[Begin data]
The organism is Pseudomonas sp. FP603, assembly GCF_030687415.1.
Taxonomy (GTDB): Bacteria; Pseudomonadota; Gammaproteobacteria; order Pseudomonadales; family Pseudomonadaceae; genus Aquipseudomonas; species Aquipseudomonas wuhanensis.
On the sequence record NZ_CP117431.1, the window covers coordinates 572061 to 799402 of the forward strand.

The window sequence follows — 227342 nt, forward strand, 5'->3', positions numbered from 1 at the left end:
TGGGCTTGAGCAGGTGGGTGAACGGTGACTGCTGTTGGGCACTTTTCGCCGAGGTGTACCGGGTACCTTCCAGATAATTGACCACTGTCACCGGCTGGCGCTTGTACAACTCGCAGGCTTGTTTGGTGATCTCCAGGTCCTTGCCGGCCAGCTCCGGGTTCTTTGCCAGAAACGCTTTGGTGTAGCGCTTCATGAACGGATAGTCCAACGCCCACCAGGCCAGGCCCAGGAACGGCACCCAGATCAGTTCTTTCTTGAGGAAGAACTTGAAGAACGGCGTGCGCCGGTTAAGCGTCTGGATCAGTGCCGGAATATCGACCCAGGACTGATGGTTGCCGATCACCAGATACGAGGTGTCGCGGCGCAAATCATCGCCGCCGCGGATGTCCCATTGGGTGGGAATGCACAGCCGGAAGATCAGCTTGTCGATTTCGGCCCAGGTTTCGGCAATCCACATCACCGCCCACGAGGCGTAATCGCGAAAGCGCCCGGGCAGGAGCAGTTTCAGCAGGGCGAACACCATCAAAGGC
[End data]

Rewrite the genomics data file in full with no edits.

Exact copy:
The organism is Pseudomonas sp. FP603, assembly GCF_030687415.1.
Taxonomy (GTDB): Bacteria; Pseudomonadota; Gammaproteobacteria; order Pseudomonadales; family Pseudomonadaceae; genus Aquipseudomonas; species Aquipseudomonas wuhanensis.
On the sequence record NZ_CP117431.1, the window covers coordinates 572061 to 799402 of the forward strand.

The window sequence follows — 227342 nt, forward strand, 5'->3', positions numbered from 1 at the left end:
TGGGCTTGAGCAGGTGGGTGAACGGTGACTGCTGTTGGGCACTTTTCGCCGAGGTGTACCGGGTACCTTCCAGATAATTGACCACTGTCACCGGCTGGCGCTTGTACAACTCGCAGGCTTGTTTGGTGATCTCCAGGTCCTTGCCGGCCAGCTCCGGGTTCTTTGCCAGAAACGCTTTGGTGTAGCGCTTCATGAACGGATAGTCCAACGCCCACCAGGCCAGGCCCAGGAACGGCACCCAGATCAGTTCTTTCTTGAGGAAGAACTTGAAGAACGGCGTGCGCCGGTTAAGCGTCTGGATCAGTGCCGGAATATCGACCCAGGACTGATGGTTGCCGATCACCAGATACGAGGTGTCGCGGCGCAAATCATCGCCGCCGCGGATGTCCCATTGGGTGGGAATGCACAGCCGGAAGATCAGCTTGTCGATTTCGGCCCAGGTTTCGGCAATCCACATCACCGCCCACGAGGCGTAATCGCGAAAGCGCCCGGGCAGGAGCAGTTTCAGCAGGGCGAACACCATCAAAGGC